Editor’s note: As of 2022, Mel Brown was in his late 70s and continues to perform.
Mel Brown sits down at his kit and adjusts his cymbals. He hits one with a drumstick — ting ta-ting ting. It rings brightly, clearly, with resonance. Next he picks up a couple wire brushes and makes stirring strokes across the snare — whoosh shhh-whoosh. It’s smooth, sensual and a little spicy. He proceeds to play a few swinging measures and then hits a cymbal again, which makes a soft crash. He chuckles to himself. It’s clear he likes what he hears.
On this crisp Wednesday evening, the crowd trickles into [the former] Jimmy Mak’s in Portland, a long-standing jazz venue rated among the best in the world by DownBeat Magazine. It’s about half an hour until showtime and it takes Brown, a lifelong Oregonian, just minutes to warm up for his set. He’s been doing this music thing for a little while now.
With a career stretching back to the mid-’60s, Brown stands out as the patriarch of the city’s homegrown jazz scene and remains one of the most prolific, if underappreciated, drummers of the 20th century. At 72 years old, he shows no signs of slowing down.
Today he leads a grand total of five bands — including his trio, quartet, septet and a B-3 organ group — and plays every Friday night at Salty’s on the Columbia. He’s also an unwavering presence at local festivals, such as the Portland Jazz Festival (February) and the Cathedral Park Jazz Festival (July).
Despite this outstanding musical output, Brown doesn’t easily settle into a routine. “Every night is just unpredictable,” he laughs. “That’s the best way to describe it. That’s the way we used to do things in Motown — everything just keeps moving.”
For each gig, he riffs on a slightly different style, showing off the skills he’s gained after decades of performing alongside the most iconic names in soul and rhythm and blues — the Temptations, the Supremes, Marvin Gaye and Stevie Wonder, just to name a few.
In 1967 Martha Reeves, of Martha and the Vandellas, gave Brown his first break. He was working in Vancouver, B.C., when Reeves hired him to join her band. This eventually led to a contract with Motown Records. He began touring live in support of the label’s top talent and recording on a number of hit albums. He’d spend the next two decades as one of the most sought-after drummers in popular music.
“Some things have been really, really good,” he grins nostalgically, running through some of the highlights of his decades-long career: touring with Diana Ross, performing at the White House with the Temptations, hanging out with the Beatles and recording on George Harrison’s hit single “My Sweet Lord.”
But even with his star-studded résumé, Brown never achieved much fame for himself. That’s largely due to the fact that he’s not credited on the album notes of many of his recordings.
As a sideman for Motown Records, his label maintained an infamous policy of not printing the names of band members — so competing record companies couldn’t poach the talent. This was the topic of the 2002 documentary “Standing in the Shadows of Motown,” which examined the little-known career of studio band the Funk Brothers. Still, Brown — and other sidemen like himself — has hardly received the recognition he deserves, at least not outside of his hometown in Portland, where he’s still the most visible and celebrated figure in the jazz scene.
It’s due to his sense of guardianship and community that jazz remains a force in Oregon’s varied and independent musical landscape. He works tirelessly to educate and inspire younger jazz talent, and he hosts the Mel Brown Jazz Camp each summer at Western Oregon University’s campus in Monmouth. And even as popular tastes have shifted away from the traditional styles he grew up playing, he’s seen how jazz continues to influence and permeate other genres, spawning crossover hits like Pink Martini and Grammy Award winner Esperanza Spalding, who gained notoriety in 2011 by besting Justin Bieber to win Best New Artist.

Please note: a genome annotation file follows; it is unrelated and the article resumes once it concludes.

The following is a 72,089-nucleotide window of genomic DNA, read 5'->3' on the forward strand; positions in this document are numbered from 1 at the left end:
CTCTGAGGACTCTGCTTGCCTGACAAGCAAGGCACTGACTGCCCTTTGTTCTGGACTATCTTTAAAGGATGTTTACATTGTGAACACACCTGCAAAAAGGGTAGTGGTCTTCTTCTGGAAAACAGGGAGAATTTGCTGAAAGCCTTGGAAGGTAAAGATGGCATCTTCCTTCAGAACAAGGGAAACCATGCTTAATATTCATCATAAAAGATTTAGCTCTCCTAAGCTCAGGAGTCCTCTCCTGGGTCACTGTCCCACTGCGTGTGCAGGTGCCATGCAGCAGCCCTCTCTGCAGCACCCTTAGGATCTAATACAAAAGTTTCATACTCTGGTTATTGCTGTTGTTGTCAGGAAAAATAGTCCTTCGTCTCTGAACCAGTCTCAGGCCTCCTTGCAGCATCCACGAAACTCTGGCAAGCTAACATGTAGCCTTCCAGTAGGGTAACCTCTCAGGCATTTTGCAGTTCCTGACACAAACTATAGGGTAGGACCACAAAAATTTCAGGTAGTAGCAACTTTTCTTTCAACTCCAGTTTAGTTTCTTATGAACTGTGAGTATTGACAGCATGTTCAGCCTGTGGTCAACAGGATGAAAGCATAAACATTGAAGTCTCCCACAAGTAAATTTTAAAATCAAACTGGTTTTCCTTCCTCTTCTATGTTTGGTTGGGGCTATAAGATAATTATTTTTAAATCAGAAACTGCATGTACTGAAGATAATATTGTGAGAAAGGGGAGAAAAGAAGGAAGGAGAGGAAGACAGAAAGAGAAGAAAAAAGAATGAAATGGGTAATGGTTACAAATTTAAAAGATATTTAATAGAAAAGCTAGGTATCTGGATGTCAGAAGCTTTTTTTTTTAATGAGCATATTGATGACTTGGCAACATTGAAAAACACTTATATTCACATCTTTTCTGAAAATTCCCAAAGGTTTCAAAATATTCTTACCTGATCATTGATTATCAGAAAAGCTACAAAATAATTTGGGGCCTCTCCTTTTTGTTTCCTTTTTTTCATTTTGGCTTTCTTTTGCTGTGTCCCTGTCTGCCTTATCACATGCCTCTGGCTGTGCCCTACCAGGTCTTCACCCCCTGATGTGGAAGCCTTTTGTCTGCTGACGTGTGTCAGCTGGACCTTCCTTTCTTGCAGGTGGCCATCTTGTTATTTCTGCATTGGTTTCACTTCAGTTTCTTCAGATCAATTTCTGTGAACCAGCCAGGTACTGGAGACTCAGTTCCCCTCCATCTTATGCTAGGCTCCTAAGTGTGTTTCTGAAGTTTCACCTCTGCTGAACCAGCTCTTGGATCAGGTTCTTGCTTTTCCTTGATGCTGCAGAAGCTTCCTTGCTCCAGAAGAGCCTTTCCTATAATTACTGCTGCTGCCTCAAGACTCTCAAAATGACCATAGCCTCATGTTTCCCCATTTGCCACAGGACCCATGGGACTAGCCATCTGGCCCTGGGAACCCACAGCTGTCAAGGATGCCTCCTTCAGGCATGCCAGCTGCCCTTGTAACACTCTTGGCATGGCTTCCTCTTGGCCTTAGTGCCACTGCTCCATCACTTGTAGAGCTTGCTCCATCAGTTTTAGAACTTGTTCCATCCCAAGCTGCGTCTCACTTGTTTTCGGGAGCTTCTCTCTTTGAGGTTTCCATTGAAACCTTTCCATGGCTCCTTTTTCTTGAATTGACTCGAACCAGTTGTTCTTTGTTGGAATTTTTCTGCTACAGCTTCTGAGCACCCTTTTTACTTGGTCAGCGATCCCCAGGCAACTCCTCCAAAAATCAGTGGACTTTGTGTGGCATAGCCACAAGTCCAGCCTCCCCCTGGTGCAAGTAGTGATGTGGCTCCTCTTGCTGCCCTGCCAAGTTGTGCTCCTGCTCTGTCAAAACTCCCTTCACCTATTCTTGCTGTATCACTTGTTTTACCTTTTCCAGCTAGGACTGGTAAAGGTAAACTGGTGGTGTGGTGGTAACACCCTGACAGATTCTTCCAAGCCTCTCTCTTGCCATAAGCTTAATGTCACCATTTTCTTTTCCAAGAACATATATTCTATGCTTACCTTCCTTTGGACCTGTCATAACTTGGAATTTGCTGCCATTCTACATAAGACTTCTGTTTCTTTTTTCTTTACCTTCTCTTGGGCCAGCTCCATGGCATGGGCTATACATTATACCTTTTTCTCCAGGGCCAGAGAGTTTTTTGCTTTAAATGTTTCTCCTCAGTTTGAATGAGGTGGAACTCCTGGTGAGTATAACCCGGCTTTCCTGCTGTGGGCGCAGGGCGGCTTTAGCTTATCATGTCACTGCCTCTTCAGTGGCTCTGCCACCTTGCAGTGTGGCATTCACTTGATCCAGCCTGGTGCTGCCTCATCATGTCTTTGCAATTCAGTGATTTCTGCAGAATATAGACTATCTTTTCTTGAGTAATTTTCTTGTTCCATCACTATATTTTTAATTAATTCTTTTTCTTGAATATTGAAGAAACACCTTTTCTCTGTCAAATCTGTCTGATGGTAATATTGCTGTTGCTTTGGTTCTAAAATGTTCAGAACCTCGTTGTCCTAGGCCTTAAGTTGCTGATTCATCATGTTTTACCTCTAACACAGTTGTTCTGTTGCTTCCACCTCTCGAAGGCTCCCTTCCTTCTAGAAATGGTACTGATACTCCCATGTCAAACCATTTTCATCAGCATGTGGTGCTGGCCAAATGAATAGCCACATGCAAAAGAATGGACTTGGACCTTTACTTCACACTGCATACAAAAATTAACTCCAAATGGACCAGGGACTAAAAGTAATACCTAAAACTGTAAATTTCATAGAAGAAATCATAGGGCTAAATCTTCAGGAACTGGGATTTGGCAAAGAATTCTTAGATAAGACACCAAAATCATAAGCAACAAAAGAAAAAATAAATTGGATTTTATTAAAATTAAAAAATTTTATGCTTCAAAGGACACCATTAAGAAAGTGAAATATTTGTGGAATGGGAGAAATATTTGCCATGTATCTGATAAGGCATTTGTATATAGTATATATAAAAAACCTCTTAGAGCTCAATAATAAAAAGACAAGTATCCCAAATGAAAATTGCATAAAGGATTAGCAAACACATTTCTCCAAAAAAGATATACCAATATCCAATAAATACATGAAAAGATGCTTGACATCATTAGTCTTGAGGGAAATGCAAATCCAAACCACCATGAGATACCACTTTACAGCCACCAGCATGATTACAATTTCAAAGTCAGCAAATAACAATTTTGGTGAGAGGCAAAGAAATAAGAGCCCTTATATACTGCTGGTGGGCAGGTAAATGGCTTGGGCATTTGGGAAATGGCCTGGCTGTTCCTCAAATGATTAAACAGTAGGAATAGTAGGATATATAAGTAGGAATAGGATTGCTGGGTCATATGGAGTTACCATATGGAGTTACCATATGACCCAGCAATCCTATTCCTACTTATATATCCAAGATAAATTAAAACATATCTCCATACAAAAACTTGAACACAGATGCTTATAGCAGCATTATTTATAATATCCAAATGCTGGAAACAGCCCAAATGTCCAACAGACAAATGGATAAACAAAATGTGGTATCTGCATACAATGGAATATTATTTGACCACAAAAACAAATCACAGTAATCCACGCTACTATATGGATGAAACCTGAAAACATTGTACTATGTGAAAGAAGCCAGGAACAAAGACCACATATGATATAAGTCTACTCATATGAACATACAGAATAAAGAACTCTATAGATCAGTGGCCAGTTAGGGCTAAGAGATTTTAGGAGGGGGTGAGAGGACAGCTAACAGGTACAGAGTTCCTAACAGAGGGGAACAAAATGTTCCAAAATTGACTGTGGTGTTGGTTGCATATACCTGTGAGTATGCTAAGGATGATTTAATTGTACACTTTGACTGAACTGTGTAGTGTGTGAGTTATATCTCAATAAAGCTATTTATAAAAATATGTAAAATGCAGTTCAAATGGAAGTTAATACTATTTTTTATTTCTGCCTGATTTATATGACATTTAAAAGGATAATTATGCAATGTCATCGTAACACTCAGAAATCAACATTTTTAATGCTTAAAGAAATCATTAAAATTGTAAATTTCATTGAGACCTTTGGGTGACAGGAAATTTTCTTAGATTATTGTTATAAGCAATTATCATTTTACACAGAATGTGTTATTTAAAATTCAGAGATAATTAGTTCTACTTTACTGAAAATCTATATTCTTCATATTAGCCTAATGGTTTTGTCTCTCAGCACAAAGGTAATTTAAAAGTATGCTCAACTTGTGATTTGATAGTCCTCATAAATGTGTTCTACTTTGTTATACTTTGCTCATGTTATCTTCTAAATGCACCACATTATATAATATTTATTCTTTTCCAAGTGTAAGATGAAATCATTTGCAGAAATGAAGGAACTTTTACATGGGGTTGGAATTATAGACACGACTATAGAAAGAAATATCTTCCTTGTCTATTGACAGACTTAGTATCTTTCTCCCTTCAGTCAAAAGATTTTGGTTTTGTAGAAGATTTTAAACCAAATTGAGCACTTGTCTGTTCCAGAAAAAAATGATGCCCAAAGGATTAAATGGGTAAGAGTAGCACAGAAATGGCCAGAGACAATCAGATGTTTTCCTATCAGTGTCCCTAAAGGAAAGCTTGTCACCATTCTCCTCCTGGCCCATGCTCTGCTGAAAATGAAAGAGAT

“The jazz scene here has certainly evolved. The people I grew up playing with, half of them are dead; they’re just gone,” he says, his voice wistfully cracking. “So you’ve got the new generation coming up, and they’ve got their own sound. But they’re also going back to see where the music came from — and they’re moving jazz forward.”
To see Brown perform tonight, one thing is immediately clear: Jazz isn’t just his passion. It’s his calling, his life work, a source of joy and wonder. It’s what motivated him to start a band with his peers at Washington High School, which has since been converted into a live-music venue, Revolution Hall. And it’s what keeps him playing day after day, week after week.
“I’m just doing something I like to do,” he says. “To me drums are everything because they’re the heartbeat that keeps things really flowing.”
After an impassioned hour-long performance of original compositions and a few classics, the band takes an intermission. Brown steps off stage and gets a glass of orange juice — he never drinks and plays at the same time. While standing by the bar and taking slow sips, people come up and tell him how much they’re enjoying his set. He graciously smiles and repeatedly thanks them. For him, this is what the music is really about.
“I’m able to beat on the drums, express myself and put smiles on people’s faces — there’s nothing I’d rather do,” he says. “I call it anger management, and I get paid for it.”
Experience Portland jazz: In addition to the major annual festivals mentioned above, a number of smaller events occur throughout the year. Plus, nearly two dozen venues regularly host jazz shows. No matter the night of the week, there’s probably live music playing somewhere. Check the PDX Jazz and Jazz Society of Oregon’s calendars for complete listings. Also, tune in to Oregon Public Broadcasting’s KMHD, one of the oldest listener-supported jazz stations in the United States.
– about videographer –